This was an afternoon that did not shy away from investigating the underside of culture either, cracking open perhaps previously concealed stories: as Dave Haslam went on to lead an insightful on-stage in-conversation with Samantha McEwen, (pictured below, with Dave Haslam) a student colleague of Keith’s at the School of Visual Arts, and also his housemate 1980-82. This allowed for fascinating insight into the 1980s NYC scene and its highs and lows, as well as Samantha’s powerful account of the feelings of threat and speculation that existed around what became known as the ‘AIDS Epidemic’: when increasing numbers of people suffering from and dying of AIDS and HIV were reported.

In Haslam’s book Samantha talks about the devastation caused to a generation of young gay men in New York, and how she thought their life and talents and work would be forgotten; “People began to die literally in their hundreds. It was gone. The world that had started in 1978 was gone, it was literally gone; artists, musicians, dancers, and the people writing about them.”

Haslam, in his turn, during the onstage discussion, talked of the Manchester experience; “I remember meeting some beautiful and inspiring young men in the 1980s at places like Hero’s, Stuffed Olive, and the Archway, but so many had died by the end of the decade. Club promoters, DJs, venue owners.” He said one of his hopes for the book was to remember and commemorate the creative contribution of the gay community to life in the 1980s.

By Elspeth Mary Moore

Keith Haring himself was a passionate supporter of AIDS awareness and LGBT+ rights, contributing with his creative work to causes such as World AIDS Day, National Coming Out Day and ACT UP. Even when in 1987 Keith himself was diagnosed with HIV, he went onto express the importance of awareness and advocated for safe sex and education, his art often reflecting  this in a candid, colourful way.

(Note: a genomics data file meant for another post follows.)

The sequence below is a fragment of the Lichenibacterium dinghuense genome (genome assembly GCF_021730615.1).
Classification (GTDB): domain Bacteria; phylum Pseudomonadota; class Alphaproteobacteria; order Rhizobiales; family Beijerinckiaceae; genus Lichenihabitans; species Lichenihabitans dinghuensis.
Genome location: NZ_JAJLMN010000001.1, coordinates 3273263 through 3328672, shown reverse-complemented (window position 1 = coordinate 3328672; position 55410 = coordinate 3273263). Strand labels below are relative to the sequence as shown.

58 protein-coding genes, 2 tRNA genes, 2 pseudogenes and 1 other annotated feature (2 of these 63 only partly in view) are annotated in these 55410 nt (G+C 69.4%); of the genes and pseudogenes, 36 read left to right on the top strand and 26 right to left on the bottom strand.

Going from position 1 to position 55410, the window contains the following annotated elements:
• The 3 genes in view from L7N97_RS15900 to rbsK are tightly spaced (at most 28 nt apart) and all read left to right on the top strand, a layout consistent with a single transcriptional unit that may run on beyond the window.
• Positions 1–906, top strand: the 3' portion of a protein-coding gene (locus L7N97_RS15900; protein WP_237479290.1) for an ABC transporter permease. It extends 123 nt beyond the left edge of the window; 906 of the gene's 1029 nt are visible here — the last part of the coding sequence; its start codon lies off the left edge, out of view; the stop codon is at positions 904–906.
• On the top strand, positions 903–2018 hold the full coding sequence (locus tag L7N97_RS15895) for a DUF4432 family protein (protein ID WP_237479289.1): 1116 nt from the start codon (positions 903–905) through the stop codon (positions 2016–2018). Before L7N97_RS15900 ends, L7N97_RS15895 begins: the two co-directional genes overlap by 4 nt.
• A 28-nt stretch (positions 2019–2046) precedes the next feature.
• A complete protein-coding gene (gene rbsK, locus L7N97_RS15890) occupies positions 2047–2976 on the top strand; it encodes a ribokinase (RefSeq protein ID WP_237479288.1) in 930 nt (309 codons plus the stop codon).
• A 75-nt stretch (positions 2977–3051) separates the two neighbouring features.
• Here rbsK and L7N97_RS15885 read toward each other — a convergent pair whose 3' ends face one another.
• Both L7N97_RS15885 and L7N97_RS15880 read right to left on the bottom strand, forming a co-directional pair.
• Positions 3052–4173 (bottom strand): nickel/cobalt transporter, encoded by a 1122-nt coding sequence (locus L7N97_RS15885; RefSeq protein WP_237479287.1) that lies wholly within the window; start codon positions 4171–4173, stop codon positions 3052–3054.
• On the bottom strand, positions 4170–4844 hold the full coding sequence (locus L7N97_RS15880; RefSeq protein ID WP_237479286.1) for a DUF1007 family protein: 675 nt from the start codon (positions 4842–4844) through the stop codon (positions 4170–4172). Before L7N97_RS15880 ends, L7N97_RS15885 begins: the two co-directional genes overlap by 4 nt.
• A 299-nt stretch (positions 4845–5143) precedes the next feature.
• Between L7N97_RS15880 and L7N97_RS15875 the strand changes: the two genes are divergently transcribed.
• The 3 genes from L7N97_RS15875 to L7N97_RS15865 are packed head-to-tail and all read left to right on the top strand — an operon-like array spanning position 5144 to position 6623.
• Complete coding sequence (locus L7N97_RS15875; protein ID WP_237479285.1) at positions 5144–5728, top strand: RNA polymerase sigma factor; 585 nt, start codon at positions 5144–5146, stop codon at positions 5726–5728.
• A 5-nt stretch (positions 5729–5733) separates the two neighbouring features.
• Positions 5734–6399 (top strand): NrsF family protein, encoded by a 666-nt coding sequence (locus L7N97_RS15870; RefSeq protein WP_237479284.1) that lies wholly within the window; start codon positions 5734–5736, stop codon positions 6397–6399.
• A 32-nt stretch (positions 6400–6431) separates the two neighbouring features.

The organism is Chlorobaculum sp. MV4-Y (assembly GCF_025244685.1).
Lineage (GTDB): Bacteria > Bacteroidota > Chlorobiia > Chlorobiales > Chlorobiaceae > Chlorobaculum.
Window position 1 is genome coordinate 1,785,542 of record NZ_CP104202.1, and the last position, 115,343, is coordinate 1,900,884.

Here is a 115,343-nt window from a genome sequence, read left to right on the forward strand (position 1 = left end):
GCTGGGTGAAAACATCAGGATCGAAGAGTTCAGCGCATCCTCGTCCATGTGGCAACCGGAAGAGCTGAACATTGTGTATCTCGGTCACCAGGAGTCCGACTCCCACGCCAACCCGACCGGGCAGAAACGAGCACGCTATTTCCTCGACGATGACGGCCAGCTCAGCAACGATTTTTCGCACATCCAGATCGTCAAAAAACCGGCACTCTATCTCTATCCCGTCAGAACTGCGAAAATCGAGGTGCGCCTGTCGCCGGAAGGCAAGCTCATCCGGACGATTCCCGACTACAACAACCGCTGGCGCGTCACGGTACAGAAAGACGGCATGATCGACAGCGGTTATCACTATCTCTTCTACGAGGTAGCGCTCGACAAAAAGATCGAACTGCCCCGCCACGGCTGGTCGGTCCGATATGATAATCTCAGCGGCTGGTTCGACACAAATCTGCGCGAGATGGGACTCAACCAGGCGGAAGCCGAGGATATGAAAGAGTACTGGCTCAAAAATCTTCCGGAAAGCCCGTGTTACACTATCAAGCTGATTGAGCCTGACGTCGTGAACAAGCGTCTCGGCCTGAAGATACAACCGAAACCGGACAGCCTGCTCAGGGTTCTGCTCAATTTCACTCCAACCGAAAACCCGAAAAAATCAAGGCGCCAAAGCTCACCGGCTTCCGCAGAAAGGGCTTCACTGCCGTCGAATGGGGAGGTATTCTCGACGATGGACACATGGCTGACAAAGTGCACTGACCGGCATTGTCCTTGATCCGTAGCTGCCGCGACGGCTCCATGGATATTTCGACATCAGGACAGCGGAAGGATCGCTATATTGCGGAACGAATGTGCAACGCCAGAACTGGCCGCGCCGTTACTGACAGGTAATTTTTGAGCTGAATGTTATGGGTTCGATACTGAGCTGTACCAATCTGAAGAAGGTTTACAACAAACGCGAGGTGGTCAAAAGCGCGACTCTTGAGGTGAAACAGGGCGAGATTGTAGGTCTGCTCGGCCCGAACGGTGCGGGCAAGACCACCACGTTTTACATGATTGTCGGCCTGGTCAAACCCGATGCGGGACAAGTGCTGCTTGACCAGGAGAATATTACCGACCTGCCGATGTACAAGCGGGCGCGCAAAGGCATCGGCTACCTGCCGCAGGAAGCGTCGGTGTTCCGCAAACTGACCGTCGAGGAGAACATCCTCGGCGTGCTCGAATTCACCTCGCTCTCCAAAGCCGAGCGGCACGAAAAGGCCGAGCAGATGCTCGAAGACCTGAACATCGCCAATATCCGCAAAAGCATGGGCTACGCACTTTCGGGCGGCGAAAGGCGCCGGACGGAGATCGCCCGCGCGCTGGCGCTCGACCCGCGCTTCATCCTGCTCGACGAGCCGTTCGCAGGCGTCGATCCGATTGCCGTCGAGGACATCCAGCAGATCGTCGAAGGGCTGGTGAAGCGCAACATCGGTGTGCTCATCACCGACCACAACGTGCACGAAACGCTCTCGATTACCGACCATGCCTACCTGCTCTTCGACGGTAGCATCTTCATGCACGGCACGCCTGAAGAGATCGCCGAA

Keith’s work certainly attracted attention at the time – including supporters such as Andy Warhol and Grace Jones: the latter whom Keith live-painted on a number of occasions. In turn, this was recreated evocatively in the Manchester event: artist Pete Obsolete painting model Teneille in homage to Haring painting Grace Jones – the pair taking to the stage as the final areas of paint were applied (pictured below). This allowed for a surprisingly emotional and intense experience.

By Elspeth Mary Moore

Another aspect of live art also unfolding throughout the afternoon was from Boo Who (creating the artwork in the first image of this article), a street artist who created a giant colourful mural, then auctioned for the Haring-related charities. Gerry Potter also performed rousing poetry, image-rich, rhythm-rolled and deeply emotive (pictured below).

In turn, this was an afternoon not of passive performances and displays but full-on arts engagement and activism: very much tribute to the inspiring legacy of Keith Haring himself and celebrating his influence. Adding to the communal feel was a vegan Mexican foodtruck from Handlebar Burrito and a pop-up book and vinyl stall courtesy of  Cōnfingō Publishing.

An event exploring the artistic underground and an atmospherically hidden, yet positively thriving space – An Afternoon Without Keith Haring  created a communal feel for all to enjoy and to reflect on Keith Haring’s life and ongoing legacy. The funds raised underline the impact of a man not only capable of touching our hearts today but aiming to extend his compassion to others less fortunate, even in death: a profound thought for us all.

By Elspeth Mary Moore

By Emily Oldfield

Photography – image credit and with thanks to Elspeth Mary Moore (previously featured in our 'A selection of photographers celebrating Manchester's underground culture' here)